So far, the investment to create a “professional” blog is looking like somewhere between $2,500 and $5,000 all in.
And you haven’t even posted a recipe yet. So step 2, you start to get busy actually writing a blog.
THE REVENUE: Professional blogging and how bloggers make money online
If you’ve assembled all the pieces from above and are busy adding recipes and videos to a blog, congratulations — you’re a lot further than most people who do this. But hang on… you are also a lot poorer. So when do you start making money online?
To sell anything on your blog takes traffic. You want to sell a video on how to make wedding cakes? You’ll need a lot of people walking through your website to get just a few to part with the cash. And so far, it’s mostly just you and your mom hanging out in cyberspace.
New strategy: What if you became a “professional blogger” and just got a job writing for a different site?
So you swallow your pride and decide that you can write for a big blog site … Epicurious.com or AllRecipes.com or some Food Network site. That’s reasonable. A few well placed letters to the editor and BAM! you’ve got a job as a professional blogger.
Whew! Professional blogger. Now you’re in the money…. NOT.
Here’s the ugly truth about blogging for money. People who write blogs professionally are typically paid just $25 to $30 per blog post. And many (maybe most) will write for free. (Compare this to the $1.25 per word rate for most magazine writing.)
THE COMBINATION PLAY: Why bloggers write for free
Ahhh, but wait a minute. There’s a simple magic to this professional blogging thing now. You’re making $25 a week writing a post for FoodTV.com, but hundreds of people are reading it. Maybe thousands. And guess what… some of those folks are finding their way back to YOUR website where you’re still selling that wedding cake video.
Cool. Suddenly your website has both customers and products!
Fast forward a few weeks or months. You’ve built your reputation blogging for a big company… and now the Google Gods are starting to list your personal site a bit higher in the rankings. People searching on How to Make a Wedding Cake (about 50,000 each month) are starting to find you too.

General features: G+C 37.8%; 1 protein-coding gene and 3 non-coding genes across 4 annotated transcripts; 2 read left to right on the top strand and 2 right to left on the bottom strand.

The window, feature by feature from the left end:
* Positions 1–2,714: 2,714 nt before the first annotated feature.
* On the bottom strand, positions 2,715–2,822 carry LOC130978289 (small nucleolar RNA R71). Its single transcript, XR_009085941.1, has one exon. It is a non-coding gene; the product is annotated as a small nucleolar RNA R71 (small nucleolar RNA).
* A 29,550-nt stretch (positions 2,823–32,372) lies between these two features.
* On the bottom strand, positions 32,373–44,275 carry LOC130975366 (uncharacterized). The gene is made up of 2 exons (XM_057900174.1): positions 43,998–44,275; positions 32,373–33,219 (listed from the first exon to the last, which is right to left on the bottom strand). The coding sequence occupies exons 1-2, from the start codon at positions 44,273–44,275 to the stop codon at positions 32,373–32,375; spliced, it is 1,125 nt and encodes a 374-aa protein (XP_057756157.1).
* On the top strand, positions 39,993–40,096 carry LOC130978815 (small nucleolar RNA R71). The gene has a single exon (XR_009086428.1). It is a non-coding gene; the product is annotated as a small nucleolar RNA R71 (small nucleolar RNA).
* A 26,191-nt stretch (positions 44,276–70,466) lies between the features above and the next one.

Your next video on Advanced Wedding Cake Decorating Techniques makes the top page in Google, and you’re sending a promotional email to 3,000 people who joined your mailing list.
Life is sweet.
THE BOTTOM LINE: It can work…
I’ve seen this work. I have a friend, Jon Morrow, who manages to squeeze tens of thousands of dollars worth of sales out of every post he writes for a national blog site. He doesn’t really focus on his own site that much — just a few key pieces of content that he can sell to the people who read his advice on other sites.
Another friend, Jim Lodico, writes one of the top-ranked blogs on Ohio State Football. He’s not pulling in that kind of cash, but he is getting flown to OSU games (including their recent bowl victory) and having dinner with the coach and the president of the university. Not bad for a blogger.
Anyway, I’ve decided to lay off of the food blog idea. It could easily become a huge expense with no real upside. And unless and until you’re ready to make a business out of it, it starts to feel like a very expensive ego boost.
Meanwhile, here I am, still blogging.
‘Till next time.
PS: Another great resource for this is Carol Tice’s “Make a Living Writing” blog. Click here to learn Carol’s secrets to get paid for writing.